SALT is necessary for human survival. But Americans consume much more than their bodies need, and both the nonprofit Institute of Medicine and the federal government would like restaurants and the food industry to put less sodium in their products. They differ, however, on how to accomplish that.
The average American consumes 3,400 milligrams of salt a day - about 1 1/2 teaspoons. That's about 50 percent more than the daily maximum of 2,300 mg set by the federal government and more than double the 1,500 mg recommended by the institute for people under 50. People over 50, the institute says, should ingest even less sodium.
Most of the salt we consume isn't added by at-home cooks or poured from salt shakers on dining room tables. Instead, the culprits are processed foods and restaurant meals.
That large dill pickle you have with the burger you grilled has more than 1,100 mg of sodium. A slice of cheese on top adds 290 mg; ketchup another 100. Add 150 mg for the bun, 150 or more for potato chips (who can eat just one?), 300 for potato salad, 30 for a diet soda, and you've had nearly your entire daily allotment of sodium in one sitting.
Restaurants can be even worse. According to the Center for Science in the Public Interest, Red Lobster's "Admiral's Feast" of fried shrimp, scallops, clam strips, and flounder along with lobster-topped mashed potatoes, a cheddar cheese biscuit, and more contains some 7,100 mg of sodium. For a person over 50, that's about a week's worth of sodium in a single meal.
One in three Americans has high blood pressure, which often leads to heart attack and stroke. High blood pressure is linked directly to a high-salt diet. U.S. health experts say cutting salt consumption in half could save 100,000 lives each year.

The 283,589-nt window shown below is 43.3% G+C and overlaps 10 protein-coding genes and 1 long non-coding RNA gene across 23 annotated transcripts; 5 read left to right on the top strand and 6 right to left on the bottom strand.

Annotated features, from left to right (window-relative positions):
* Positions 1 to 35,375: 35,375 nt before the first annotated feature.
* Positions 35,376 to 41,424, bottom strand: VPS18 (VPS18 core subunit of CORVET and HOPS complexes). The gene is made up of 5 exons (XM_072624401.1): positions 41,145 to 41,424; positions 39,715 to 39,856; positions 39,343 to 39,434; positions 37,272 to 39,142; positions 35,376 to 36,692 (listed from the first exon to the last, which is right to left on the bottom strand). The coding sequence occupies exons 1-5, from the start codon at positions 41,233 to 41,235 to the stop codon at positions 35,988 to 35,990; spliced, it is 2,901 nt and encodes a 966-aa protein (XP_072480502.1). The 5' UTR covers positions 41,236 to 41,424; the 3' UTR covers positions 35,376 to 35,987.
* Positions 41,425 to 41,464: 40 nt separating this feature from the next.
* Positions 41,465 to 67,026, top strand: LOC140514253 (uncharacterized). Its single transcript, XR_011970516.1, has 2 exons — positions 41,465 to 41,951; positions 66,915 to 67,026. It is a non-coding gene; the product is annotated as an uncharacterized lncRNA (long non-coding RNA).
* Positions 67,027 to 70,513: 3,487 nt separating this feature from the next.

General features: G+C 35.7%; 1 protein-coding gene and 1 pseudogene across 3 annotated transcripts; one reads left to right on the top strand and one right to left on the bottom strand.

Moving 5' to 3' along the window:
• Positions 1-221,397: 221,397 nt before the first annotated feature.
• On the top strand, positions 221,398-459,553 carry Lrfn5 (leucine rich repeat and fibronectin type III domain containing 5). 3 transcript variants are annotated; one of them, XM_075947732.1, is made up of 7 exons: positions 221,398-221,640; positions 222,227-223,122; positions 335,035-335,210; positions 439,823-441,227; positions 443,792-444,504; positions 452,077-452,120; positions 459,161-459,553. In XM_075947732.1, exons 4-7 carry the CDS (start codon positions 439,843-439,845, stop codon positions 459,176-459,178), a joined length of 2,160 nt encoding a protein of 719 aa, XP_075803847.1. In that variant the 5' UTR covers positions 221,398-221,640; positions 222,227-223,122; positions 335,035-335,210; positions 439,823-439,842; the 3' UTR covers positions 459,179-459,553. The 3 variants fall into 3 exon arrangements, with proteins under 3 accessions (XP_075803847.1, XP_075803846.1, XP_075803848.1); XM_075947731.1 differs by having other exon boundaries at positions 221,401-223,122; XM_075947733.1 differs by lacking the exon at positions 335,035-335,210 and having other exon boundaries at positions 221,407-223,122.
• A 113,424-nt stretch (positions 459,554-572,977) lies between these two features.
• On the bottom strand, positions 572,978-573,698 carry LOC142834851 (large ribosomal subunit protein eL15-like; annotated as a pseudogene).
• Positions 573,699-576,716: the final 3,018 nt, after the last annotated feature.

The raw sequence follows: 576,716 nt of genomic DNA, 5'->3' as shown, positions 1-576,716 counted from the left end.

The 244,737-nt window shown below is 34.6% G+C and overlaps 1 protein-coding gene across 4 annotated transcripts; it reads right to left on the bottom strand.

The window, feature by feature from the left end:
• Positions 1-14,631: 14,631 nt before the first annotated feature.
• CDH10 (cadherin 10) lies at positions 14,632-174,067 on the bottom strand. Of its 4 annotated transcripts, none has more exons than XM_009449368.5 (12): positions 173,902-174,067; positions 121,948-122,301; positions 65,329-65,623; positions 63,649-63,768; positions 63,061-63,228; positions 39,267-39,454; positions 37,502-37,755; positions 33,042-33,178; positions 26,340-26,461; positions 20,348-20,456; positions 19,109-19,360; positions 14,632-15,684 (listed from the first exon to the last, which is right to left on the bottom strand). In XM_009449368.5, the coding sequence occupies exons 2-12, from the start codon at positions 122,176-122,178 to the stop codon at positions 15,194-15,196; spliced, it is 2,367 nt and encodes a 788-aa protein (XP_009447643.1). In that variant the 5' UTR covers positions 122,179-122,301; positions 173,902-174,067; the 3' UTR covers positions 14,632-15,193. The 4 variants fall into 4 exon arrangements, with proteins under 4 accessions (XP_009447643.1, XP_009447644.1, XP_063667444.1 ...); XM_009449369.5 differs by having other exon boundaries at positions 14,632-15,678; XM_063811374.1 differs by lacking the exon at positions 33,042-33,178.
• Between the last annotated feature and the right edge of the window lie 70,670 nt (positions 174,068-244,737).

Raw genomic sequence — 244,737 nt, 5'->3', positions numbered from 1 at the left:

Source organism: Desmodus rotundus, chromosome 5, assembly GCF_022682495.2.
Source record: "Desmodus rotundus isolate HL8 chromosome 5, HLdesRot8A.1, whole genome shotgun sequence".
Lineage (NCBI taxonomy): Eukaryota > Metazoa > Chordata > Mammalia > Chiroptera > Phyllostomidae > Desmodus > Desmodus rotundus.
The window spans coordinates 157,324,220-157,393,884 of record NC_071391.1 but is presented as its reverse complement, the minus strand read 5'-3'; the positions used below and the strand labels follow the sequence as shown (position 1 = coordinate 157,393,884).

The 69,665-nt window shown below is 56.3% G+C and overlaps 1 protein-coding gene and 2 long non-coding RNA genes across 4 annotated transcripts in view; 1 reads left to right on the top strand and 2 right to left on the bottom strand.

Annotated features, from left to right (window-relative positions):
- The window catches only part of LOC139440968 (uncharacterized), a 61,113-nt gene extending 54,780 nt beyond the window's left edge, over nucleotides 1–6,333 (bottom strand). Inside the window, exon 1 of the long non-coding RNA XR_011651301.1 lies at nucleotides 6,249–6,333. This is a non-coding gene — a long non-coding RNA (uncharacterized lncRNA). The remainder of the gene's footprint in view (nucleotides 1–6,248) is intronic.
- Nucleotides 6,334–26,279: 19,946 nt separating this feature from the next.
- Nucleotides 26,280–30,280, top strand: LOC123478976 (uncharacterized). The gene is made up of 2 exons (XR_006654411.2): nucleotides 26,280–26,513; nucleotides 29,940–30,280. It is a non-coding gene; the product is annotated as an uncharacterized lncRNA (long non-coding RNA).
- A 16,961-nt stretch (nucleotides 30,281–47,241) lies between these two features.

People could help themselves by substituting fresh foods for high-salt processed foods and snacks. Most, however, find it hard to stay away from the Cheez-Its, sauerkraut, and tomato sauce.
The Institute of Medicine report recommended that the Food and Drug Administration force manufacturers and restaurants to reduce sodium in the foods they produce. The FDA prefers to work with the food industry, which says it's eager to reduce sodium gradually in prepared foods.
But the FDA and the food industry have known for decades that Americans are saltaholics. Efforts to get manufacturers and restaurants to reduce salt voluntarily have failed utterly. In fact, the problem's gotten worse, rubbing salt into America's wounded health. That's because salt, in addition to being a preservative, is a flavor enhancer that sells food. So there's no assurance the food industry's current willingness to cooperate is genuine.
The FDA should put the food industry on a short leash, making it clear that if restaurants and manufacturers don't act quickly to establish goals and procedures for reducing salt in food, the government will do it for them.
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